Cargo ship arrives at the International Space Station
BY SPACEFLIGHT NOW
Posted: May 12, 2009
The International Space Station has received a new load of supplies from the latest Russian-built cargo freighter, which successfully docked to the outpost at 3:24 p.m. EDT today.
The Progress M-02M ship attached itself to the Earth-facing port on the Pirs docking module in orbital darkness while flying 218 miles above the border between Mongolia and China. It's the 33rd such spacecraft sent to the station over the past decade.
The space station is occupied by the Expedition 19 crew of commander commander Gennady Padalka and flight engineers Michael Barratt and Koichi Wakata.
"Everything is stable. The vehicle is moving steadily and stably, like a very important person," Padalka told the ground as the Progress neared the linkup.
Padalka was standing by to manually dock the Progress if the automated system experienced a problem. However, all went according to plan.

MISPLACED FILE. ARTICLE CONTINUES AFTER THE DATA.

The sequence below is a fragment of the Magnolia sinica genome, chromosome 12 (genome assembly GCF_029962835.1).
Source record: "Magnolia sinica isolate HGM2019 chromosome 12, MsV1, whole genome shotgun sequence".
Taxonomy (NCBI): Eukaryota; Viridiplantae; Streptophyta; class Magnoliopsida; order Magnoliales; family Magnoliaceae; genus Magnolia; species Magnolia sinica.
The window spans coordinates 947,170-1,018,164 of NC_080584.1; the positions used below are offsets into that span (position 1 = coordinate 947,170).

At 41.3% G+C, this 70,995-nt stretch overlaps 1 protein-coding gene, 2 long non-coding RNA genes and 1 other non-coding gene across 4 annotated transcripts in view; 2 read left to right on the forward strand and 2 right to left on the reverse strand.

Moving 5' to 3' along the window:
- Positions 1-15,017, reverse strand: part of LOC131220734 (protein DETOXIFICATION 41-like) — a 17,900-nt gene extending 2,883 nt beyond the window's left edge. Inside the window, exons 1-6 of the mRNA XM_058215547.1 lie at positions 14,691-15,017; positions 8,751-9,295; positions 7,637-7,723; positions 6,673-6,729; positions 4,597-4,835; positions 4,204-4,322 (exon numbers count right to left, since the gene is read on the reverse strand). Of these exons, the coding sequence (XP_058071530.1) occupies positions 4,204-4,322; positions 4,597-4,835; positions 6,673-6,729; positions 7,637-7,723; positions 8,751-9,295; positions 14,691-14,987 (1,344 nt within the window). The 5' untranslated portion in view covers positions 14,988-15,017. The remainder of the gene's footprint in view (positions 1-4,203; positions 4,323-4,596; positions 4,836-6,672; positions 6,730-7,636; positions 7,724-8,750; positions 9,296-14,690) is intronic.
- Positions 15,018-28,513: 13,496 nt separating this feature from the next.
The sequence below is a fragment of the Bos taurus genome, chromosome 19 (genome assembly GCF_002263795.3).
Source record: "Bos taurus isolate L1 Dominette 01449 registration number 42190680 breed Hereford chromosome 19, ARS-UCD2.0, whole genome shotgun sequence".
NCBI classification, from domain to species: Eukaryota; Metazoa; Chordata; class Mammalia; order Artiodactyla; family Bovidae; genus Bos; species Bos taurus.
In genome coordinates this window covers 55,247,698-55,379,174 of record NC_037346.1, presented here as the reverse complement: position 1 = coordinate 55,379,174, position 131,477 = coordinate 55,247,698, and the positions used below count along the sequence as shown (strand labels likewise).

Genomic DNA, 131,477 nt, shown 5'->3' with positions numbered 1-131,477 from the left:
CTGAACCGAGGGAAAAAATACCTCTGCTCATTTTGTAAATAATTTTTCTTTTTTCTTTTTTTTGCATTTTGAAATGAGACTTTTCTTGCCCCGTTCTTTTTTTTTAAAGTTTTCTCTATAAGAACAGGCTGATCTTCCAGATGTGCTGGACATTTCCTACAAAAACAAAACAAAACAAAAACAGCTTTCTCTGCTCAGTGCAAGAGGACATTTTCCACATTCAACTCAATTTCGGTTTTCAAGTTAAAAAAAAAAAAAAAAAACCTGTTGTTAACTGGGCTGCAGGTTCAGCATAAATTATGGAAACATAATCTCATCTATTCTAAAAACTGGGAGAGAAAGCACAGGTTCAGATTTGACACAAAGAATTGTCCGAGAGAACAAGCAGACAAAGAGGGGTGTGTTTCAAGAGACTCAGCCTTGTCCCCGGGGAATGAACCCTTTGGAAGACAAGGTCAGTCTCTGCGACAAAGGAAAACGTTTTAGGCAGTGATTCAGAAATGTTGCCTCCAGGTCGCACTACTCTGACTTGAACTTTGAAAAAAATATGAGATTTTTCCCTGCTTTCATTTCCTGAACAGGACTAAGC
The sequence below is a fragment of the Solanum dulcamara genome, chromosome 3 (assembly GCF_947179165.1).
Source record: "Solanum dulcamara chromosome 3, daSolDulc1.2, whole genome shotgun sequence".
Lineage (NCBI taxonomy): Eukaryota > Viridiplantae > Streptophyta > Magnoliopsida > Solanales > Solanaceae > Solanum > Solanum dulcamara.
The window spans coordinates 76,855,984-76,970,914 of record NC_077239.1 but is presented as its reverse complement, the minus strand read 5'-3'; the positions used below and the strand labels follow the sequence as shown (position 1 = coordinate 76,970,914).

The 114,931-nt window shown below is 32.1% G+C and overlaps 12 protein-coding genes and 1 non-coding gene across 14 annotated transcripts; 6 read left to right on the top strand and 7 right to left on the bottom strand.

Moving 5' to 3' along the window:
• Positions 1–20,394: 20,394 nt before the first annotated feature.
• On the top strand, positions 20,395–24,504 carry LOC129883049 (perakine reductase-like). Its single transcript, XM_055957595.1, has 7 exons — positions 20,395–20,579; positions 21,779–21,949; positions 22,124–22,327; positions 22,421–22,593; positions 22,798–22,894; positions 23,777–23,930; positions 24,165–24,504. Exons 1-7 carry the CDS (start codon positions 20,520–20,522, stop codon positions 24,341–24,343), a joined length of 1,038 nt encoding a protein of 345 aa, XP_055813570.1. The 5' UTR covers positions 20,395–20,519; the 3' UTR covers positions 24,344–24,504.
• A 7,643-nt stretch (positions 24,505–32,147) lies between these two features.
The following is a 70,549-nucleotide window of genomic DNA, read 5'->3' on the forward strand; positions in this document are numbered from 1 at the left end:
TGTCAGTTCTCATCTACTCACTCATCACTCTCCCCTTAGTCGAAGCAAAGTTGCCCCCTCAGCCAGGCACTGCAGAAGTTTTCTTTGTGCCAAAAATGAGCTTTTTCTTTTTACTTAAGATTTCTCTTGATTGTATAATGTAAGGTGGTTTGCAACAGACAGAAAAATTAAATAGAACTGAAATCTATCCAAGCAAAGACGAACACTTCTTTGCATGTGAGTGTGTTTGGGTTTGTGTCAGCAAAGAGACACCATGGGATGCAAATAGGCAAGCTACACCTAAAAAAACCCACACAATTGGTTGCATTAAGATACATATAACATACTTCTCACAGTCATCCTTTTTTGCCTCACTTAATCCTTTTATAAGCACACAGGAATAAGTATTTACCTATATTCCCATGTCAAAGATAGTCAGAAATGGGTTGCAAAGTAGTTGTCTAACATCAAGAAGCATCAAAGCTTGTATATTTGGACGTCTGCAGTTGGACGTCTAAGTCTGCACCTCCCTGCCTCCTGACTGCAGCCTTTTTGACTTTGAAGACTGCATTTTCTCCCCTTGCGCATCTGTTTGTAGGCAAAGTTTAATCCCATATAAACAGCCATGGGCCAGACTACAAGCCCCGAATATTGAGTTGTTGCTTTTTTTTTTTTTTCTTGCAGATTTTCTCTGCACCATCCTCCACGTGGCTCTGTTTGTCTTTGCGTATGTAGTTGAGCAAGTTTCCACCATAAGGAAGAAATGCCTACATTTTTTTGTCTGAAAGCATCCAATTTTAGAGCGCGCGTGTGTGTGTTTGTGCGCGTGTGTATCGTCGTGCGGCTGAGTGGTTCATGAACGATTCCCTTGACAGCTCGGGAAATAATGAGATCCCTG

"Congratulations from the ground, guys," Mission Control radioed.
"We were just observers for this operation," Padalka replied.
The "dry" cargo tucked aboard the Progress amounts to 3,384 pounds in the form of spare parts, life support gear and equipment hardware.
The refueling module carries 1,918 pounds of propellant for transfer into the Russian segment of the complex to feed the station's maneuvering thrusters. And the vessel has 110 pounds of oxygen and air.
The vessel was launched last Thursday from the Baikonur Cosmodrome in Kazakhstan. It took a longer-than-usual trek to catch up with the station, spending a few extra days in free-flight to test new avionics, according to NASA.